humanresourcesbannerJohn Comes Discusses Human Resources

with Greg Micek

Human Resources from Uber Entertainment is something we’ve been talking about quite a bit lately, it’s an intriguing game from from an experienced studio staffed by that have brought us some fantastic games.  Hot off the final release of their previous Kickstarter success, Planetary Annihilation, Uber is looking to raise $1.4 million for Human Resources, a giant monster strategy game in which Humans are the primary resource to be harvested.  However, for a variety of debatable reasons the campaign has had challengesobtaining the momentum it needs to reach such an agressive goal.  To learn more about Human Resources, it’s Kickstarter campaign, and Uber’s plans for it we were fortunate enough to do an email interview with Lead Designer and Project Director, John Comes.

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Cliqist : Hello!  How ya doing?  Who are you exactly?

John Comes : Hi! I’m John Comes. I’m the Design Director for Uber Entertainment and the Project Lead on Human Resources.

Uber is a small independent game studio that has shipped Monday Night Combat, Super MNC, Outland Games, Toy Rush and Planetary Annihilation.

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Cliqist : Can you give those living under a rock a brief synopsis of what Human Resources is all about?

John Comes : Human Resources is a real-time strategy game where the factions you play are competing apocalypses. You control either giant tentacle monsters named The Ancient Ones or the evil AI-driven robots called the Machines. With both, you use humans as the resources to build and power your army.

 

humanresources4Cliqist : What’s your favorite feature that’s going to be in the game?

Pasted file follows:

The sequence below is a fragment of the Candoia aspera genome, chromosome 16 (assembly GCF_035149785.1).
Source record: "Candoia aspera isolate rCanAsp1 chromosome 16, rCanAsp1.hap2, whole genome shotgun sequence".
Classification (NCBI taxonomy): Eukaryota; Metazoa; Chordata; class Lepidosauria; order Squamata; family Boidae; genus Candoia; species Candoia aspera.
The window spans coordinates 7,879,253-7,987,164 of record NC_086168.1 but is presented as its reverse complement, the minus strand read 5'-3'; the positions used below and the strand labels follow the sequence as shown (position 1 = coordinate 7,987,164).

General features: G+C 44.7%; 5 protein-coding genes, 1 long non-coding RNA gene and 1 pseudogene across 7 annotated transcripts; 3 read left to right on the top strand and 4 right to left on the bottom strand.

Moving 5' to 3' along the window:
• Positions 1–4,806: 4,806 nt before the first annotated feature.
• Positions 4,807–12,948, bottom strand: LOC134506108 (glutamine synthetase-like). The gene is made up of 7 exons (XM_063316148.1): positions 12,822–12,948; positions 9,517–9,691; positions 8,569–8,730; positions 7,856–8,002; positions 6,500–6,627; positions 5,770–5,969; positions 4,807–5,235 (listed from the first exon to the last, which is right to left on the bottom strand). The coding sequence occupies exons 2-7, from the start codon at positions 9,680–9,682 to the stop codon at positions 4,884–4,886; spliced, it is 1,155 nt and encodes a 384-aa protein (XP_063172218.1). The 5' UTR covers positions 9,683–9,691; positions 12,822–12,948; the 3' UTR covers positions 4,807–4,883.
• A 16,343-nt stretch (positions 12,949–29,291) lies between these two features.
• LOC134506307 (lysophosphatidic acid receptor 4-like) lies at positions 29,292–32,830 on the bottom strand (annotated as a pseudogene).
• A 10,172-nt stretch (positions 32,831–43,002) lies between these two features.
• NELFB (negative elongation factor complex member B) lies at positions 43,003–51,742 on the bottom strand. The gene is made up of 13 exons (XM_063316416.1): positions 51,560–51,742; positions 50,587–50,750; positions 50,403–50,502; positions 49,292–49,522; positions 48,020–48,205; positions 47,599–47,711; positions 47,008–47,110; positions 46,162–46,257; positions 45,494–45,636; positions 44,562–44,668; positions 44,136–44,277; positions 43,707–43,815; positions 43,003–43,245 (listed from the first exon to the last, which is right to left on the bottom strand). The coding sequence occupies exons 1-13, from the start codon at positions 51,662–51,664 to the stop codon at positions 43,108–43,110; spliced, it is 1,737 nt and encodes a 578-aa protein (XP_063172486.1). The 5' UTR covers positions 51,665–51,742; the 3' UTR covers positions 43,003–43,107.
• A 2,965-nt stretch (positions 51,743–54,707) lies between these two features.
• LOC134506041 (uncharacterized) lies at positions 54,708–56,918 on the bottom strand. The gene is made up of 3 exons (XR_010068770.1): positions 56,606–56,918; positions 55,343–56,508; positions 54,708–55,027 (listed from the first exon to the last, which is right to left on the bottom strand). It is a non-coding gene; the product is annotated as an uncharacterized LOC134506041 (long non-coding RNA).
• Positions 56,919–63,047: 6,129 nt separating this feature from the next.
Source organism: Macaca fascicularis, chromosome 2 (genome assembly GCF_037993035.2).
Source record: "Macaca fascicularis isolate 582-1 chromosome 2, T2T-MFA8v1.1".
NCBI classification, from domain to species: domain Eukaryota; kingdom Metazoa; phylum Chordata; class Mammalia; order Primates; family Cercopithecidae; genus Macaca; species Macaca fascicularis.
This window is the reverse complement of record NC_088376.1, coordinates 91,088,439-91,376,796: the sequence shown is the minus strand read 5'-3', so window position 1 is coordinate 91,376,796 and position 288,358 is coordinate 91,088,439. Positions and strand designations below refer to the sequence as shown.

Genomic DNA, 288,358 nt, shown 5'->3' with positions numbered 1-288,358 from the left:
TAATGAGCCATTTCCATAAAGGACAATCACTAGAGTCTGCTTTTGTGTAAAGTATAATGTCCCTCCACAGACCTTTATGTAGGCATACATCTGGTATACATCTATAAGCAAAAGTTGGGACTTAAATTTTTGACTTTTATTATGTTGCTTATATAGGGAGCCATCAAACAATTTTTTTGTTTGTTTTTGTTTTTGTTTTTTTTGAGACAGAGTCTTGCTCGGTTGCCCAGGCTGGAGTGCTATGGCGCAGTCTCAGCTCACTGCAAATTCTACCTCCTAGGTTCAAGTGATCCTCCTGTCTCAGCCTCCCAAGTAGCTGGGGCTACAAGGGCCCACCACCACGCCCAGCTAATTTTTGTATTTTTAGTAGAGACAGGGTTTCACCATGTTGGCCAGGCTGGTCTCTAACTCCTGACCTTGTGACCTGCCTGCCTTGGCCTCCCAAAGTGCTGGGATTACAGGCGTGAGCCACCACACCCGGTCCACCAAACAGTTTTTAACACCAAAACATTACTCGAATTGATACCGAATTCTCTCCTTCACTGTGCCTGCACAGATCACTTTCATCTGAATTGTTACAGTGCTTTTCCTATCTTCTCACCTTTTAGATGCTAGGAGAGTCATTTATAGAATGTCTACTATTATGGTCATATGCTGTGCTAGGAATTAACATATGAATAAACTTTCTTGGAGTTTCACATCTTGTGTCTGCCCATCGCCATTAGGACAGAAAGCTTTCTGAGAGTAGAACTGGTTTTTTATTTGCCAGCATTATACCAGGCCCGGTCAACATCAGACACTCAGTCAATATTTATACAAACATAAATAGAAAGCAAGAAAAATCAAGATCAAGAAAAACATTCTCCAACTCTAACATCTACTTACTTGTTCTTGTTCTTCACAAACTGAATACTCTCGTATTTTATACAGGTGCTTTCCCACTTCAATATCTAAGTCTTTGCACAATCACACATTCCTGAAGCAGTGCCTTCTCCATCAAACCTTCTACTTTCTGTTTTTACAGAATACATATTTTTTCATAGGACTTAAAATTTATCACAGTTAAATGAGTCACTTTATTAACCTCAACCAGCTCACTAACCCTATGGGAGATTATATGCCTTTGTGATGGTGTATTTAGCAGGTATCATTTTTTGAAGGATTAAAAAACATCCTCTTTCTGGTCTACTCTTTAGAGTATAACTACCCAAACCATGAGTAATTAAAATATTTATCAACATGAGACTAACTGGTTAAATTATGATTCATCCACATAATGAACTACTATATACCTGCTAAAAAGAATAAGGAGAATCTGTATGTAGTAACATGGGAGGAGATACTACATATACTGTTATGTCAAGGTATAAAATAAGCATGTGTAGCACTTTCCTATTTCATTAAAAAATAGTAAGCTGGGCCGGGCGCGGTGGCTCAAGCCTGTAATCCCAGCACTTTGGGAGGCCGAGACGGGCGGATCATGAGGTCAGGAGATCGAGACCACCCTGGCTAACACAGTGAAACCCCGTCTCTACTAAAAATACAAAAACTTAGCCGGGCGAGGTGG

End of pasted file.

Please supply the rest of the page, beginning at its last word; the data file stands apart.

John Comes : There’s so many to choose from. I’d have to say it’s using humans as the resource. I feel like it’s a very interesting take on the typical resource mechanic in a real-time strategy game.

 

Cliqist : What would you like Human Resources to look like, say, 2 years after release?  Will it be a release and move on type situation, or do you have hopes of it expanding in post-release?

John Comes : In an ideal world, we ship Human Resources and then continue to put out campaigns, new factions, new units, and more. The game lends itself to doing all kinds of interesting apocalyptic factions. We’re already getting some very interesting suggestions from the comments on our Kickstarter.

The games industry has shifted quite a bit. I remember the days where you built a game with a few previews that came out, shipped it, moved on to your next game, and that was it! Nowadays, you have to keep supporting your game in all kinds of ways. ‘Shipping’ is now just a phase of development. So with Human Resources, as we did with our other games, we will continue to support it as long as we can.

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Cliqist : I can’t help but think that the HR reps at your office must have been a little uncomfortable when you told them you’re making a game about man-eating monsters called Human Resources.

John Comes : As a small studio, I can say it’s not a plural ‘reps’. But yes, it’s an unending source of entertainment internally. I’m a big fan of puns and wow, this is fun! A “Human Resource issue” has so many connotations now. Especially when tentacles and health care get entangled!

 

humanresources3Cliqist : It seems as though a lot of the drama concerning the Planetary Annihilation situation has started to get cleared up.  Even though Human Resources is being made by a different team, do you think your Kickstarter was affected by the concerns that backers brought up regarding PA?

John Comes : We definitely have plans to incorporate all of our learnings into the Human Resources project. We are going to improve our communication. During production we will make sure everyone is on the same page with the game they helped fund.

I believe that the current atmosphere of funding games on Kickstarter itself has shifted the playing field and we’re dealing with the challenges there. However, I also do think the Kickstarter was affected by the concerns fans had of PA.  We really are in uncharted territory. There are very few Kickstarters that had as much money pledged as ours, had as many fans as ours, and has shipped. We don’t have a lot of games to look at for how to navigate the production and messaging of a crowd-funded game.  We’ve learned how passionate fans are about specific promises and the PA team is doing what they can do address those concerns.